Luxury housing plan for Hong Kong’s Ap Lei Chau set for rough ride at Town Planning Board meeting
District councillors and many residents say they oppose application to rezone site formerly used by School of Motoring for private housing development
A government plan to use the former site of the Hong Kong School of Motoring on Ap Lei Chau for private residential development is likely to receive strong opposition from district councillors and resident representatives at a Town Planning Board meeting on Tuesday morning.
The proposal to rezone at least 1.18 hectares of land into a site for 1,500 luxury flats on Lee Nam Road was highlighted in Chief Executive Leung Chun-ying’s policy address in 2013.
A group of South Horizons residents will rally outside the Town Planning Board office in North Point before the meeting.
Of the 607 comments received during a public consultation that ended earlier this year, 98 per cent were against the change of land use, with most calling for the site to be turned into a waterfront promenade.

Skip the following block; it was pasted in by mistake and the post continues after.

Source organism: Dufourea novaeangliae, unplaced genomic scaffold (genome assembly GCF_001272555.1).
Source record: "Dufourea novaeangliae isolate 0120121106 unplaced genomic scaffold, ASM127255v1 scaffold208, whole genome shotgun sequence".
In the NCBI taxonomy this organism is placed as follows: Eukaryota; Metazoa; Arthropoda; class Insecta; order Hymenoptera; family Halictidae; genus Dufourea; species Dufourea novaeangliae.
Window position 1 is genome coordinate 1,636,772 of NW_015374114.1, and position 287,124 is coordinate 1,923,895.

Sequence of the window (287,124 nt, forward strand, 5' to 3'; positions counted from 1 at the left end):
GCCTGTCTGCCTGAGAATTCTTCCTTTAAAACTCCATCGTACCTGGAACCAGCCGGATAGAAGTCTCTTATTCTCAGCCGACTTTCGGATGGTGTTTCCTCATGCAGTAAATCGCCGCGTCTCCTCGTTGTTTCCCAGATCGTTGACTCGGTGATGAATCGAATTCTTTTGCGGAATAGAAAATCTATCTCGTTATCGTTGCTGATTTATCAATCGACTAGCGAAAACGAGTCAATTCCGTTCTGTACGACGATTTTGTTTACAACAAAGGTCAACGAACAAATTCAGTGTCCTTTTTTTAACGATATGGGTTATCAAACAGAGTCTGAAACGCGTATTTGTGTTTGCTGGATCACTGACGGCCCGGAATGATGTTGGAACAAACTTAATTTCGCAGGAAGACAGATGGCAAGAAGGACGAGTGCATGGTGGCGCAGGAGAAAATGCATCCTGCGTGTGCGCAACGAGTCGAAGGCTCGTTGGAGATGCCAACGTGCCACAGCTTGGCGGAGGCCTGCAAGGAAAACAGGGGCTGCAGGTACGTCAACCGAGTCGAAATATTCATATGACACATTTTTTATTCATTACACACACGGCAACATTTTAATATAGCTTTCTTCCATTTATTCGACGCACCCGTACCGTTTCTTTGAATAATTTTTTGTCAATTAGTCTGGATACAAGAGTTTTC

Architectural sector lawmaker-elect Edward Yiu Chung-yim slammed the government for proposing to make the site available for luxury housing despite the big population density on the island. He said the move failed to meet Planning Department standards and guidelines, which set out a minimum ratio for open space in various districts.
“This is a result of the government wanting to carry out a top-down instruction to increase housing supply,” Yiu said.
Ap Lei Chau needs another 4.15 hectares of open space to meet the minimum standard and will still be 2.83 hectares short after taking future plans into account, according to Yiu.
Southern district councillor Judy Chan Ka-pui, who is a member of the council’s development and housing committee, said all councillors basically opposed the plan.
“The population on this small island is already exploding,” Chan said. “We cannot afford to take in more.”
The 1.32 square kilometre island, home to 90,000 residents, has often been cited as being among the world’s top three most densely populated islands, yet it has just one road connecting it with Hong Kong Island through the Ap Lei Chau bridge, according to Chan.
She added that most residents were worried about worsening traffic conditions if the plan went ahead, adding that a minority would support the plan as it could potentially drive up property prices.
Despite the commissioning of the MTR South Island Line that will terminate in Ap Lei Chau, Chan believed traffic congestion would only be slightly reduced as the MTR would only use three-car trains on the line.